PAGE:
The recruitment of new members to replace them is expected to be undertaken by the DCA shortly.
The Council is delighted that Anne Galbraith, Council member from 1997 to 2003 and now Chair of the Valuation Tribunal Service, received the OBE in the new year honours list for services to the community in the North East.
Asylum and Immigration - Tribunal Rules
The Council is calling for reconsideration of proposed rules for the new single tier Asylum and Immigration Tribunal (AIT), which it considers to be potentially unfair to appellants and in need of more flexibility.
In particular, the Council is concerned about the extreme shortness of the time limits proposed for the various stages in the procedure.
The Council is also very concerned that decisions on legal aid will be given 'retrospectively' and by applying a stringent test based on the likelihood of eventual success.
The Council's written responses to both of the papers have now been sent to the Department for Constitutional Affairs, which has been asking for views prior to the AIT coming in to operation in April 2005.
To view the Council's responses click on these links:
Draft Mental Health Bill
The Council has submitted written evidence to the joint select committee undertaking pre-legislative scrutiny of the draft Mental Health Bill, which was published on 8 September 2004.
The Council is due to give oral evidence to the Committee on 12 January 2005.
Click here for a copy of the Council's submission:
DCA White Paper
The Department for Constitutional Affairs (DCA) published a White Paper - Transforming Public Services: Complaints, Redress and Tribunals - in July 2004. The paper sets out a five-year agenda for reform across the administrative justice world, with users firmly at the heart of the changes.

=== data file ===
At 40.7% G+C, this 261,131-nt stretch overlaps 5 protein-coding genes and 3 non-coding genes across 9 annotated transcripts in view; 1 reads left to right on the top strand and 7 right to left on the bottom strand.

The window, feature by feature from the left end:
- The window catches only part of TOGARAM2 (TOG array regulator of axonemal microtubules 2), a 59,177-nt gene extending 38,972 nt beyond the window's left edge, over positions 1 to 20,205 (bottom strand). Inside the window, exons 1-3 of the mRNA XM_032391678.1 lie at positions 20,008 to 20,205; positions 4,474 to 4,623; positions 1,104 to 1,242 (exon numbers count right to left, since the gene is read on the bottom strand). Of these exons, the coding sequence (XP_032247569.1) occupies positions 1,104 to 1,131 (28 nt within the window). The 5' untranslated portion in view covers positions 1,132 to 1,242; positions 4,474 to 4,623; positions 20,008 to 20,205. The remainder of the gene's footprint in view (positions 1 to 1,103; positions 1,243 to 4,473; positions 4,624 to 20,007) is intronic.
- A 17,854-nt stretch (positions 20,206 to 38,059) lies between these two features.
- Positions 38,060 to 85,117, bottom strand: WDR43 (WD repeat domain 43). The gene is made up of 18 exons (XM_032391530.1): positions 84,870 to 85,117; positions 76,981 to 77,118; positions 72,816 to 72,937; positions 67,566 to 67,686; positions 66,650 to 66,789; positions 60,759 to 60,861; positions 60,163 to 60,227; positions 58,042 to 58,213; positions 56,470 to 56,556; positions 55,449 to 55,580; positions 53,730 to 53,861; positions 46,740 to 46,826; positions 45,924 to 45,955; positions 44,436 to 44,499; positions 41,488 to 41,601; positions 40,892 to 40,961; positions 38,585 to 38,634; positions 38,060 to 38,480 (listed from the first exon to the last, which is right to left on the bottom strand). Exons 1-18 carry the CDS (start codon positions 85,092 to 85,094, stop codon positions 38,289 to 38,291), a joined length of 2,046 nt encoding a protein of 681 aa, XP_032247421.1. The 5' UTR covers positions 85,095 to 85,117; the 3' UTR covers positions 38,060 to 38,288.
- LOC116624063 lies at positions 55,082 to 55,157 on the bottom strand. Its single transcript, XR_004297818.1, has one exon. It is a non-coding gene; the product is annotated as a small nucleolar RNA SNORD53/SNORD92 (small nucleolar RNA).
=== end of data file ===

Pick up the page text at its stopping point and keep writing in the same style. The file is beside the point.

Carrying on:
It follows a report in 2001 by Sir Andrew Leggatt - Tribunals for Users: One System, One Service - in which he proposed that tribunals are unified and the system greatly simplified.
The White Paper proposes:
- A closer look at the whole issue of dispute resolution between citizen and State and in the workplace. It seeks to explore how better to deliver resolution and fairness
- The development of Ombudsman services and the advice sector and improving initial decision making to avoid the need for tribunal proceedings and providing better information to users
- The development of a unified Tribunals Service, dealing initially with the 'top ten' central government tribunals, and a new appellate system
- The development of a network of hearing centres to improve access
- The evolution of the Council on Tribunals to an Administrative Justice Council (AJC)
- Increasing the role of the Judicial Studies Board in liaison with the new AJC in the training of tribunal members
The Courts and Tribunals Bill, which will provide the legislative framework to bring the White Paper to reality, was formally announced in the Queen's Speech in November.